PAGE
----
The Tipping Point

We're at the point where unionists know they can't win an independence referendum.

Denis Donoghue

9/15/20233 min read

brown and beige weighing scale
brown and beige weighing scale

You may or may not have read my previous post exploring the differences between using the 2014 referendum result to weight Indyref2 polls and just using wider demographics. This identified differences from two pollsters who had used both approaches, average differences across a range of polls and an analysis of my June Find Out Now poll data.

This post adds further evidence of the changing makeup of the electorate and suggests that time is very much running out for the unionist side if they intend on winning a second referendum. It's becoming pretty obvious why they prefer to block a referendum than persuade Scots of the case for continuing the union. You'll be hard pushed to find any supporter of the union making substantive arguments on its benefits. They rely on two approaches:

  • Talking Scotland down and characterising it as a charity case needing Westminster to support it.

  • Telling us we had a referendum in 2014 and we're not getting another one.

Equally they won't look beyond headline data in polls or question the methods being used. When I do so I'm accused of 'making stuff up'. My analysis is all based on published and robust data sources which they can very easily check or challenge. But they never do.

There was an article about my poll in the National by James Kelly which explored some of the issues with polling and the anomalies and 'house effects' with different polling companies. And, while it touched on the issue of using the 2014 result weighting, it didn't quite grasp the real problem. He talked about 'false recall' being an issue with 2014 weighting, rather than the real problem of demographic change. I don't believe false recall is an issue for the 2014 referendum. I mean sure it was a long time ago, but it was a binary question based on a long period of campaigning which divided the nation pretty firmly into two camps. It's not like asking someone what they had for their dinner on their Christmas night out in 2014. People will remember. And, in the unlikely even that they don't, pollsters have an option for recording 'can't remember' (certainly Find Out Now does) and these respondents wouldn't be used in the weighting.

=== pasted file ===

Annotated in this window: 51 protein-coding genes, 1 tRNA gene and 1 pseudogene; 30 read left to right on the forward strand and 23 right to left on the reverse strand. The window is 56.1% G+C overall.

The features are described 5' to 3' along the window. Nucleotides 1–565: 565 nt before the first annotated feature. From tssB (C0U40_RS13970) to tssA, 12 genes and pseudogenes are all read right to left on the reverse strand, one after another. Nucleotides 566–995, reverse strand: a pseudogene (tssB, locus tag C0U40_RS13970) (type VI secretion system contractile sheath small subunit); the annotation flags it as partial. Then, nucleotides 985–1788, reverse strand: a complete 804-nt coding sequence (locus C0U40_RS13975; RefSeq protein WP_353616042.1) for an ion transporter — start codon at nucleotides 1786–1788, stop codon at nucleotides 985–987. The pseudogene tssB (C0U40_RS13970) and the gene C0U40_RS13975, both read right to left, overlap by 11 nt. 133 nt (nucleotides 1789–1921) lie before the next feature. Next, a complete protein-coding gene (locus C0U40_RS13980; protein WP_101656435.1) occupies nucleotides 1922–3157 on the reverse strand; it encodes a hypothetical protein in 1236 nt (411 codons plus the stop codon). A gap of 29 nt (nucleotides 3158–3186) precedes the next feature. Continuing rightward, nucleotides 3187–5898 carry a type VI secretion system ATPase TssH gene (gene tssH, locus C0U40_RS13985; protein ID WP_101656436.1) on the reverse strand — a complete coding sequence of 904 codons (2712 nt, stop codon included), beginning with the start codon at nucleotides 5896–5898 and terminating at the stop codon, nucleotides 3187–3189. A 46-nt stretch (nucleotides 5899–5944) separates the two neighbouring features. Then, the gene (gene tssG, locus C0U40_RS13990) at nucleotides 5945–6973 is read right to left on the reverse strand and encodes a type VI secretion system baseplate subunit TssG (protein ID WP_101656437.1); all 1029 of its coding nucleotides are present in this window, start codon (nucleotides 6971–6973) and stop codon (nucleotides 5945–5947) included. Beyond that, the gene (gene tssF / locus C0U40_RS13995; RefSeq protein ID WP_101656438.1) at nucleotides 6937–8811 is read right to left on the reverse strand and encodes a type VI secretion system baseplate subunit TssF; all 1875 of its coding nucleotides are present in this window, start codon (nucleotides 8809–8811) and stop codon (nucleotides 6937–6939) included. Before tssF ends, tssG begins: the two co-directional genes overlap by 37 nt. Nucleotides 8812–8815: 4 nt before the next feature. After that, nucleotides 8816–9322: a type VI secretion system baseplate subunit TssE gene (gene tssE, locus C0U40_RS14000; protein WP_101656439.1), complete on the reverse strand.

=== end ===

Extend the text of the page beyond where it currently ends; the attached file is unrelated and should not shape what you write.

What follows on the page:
But the issue of demographic change is a problem for 2014 weighting. In short, half a million voters have passed away since 2014, and two thirds of these would have been No voters. That factor alone would have narrowed the gap between Yes and No by three points before we even consider new voters and people changing their minds.

So, alongside the over-representation of No voters in polls weighted by the 2014 vote, the other main factor of difference is the % of the electorate who did not vote in 2014. As I reported previously, polling companies have wildly varying estimates and approaches for this, varying from 14% to 31%. This matters because new voters are much more likely to be Yes supporters. My current estimate is that there are 1.4 million registered voters who did not vote in 2014, representing 27% of the electorate. Looking at the recent trends in Ipsos polls (which don't weight by 2014 vote) you can see both these factors at play.

You can see that in the Ipsos samples, the number of Yes voters has actually overtaken the number of No voters, while the proportion of new voters has doubled since 2019. Their latest Political Pulse sample in September 2023 had 25% who didn't vote in 2014; not far off my 27% estimate.

I asked Find Out Now to provide two different samples for my September poll, so that I could see what difference the 2014 weighting would make to the sample. As you can see, it makes quite a significant difference. The proportion of No voters in the sample goes up from 35% to 44% when the 2014 vote weighting is used. And the Yes vote percentage goes down from 40% to 35%.

The sample without 2014 weighting is very similar to the Ipsos September sample, and both reflect the greater prevalence of Yes voters, and the higher proportion of those who didn't vote (or who can't remember how they voted). Both of these factors help to bolster the Yes vote shown by polls. And these are not factors that are instigated by 'bias' or cooking the figures; they're simply using sampling methods that provide a more accurate picture of today's electorate.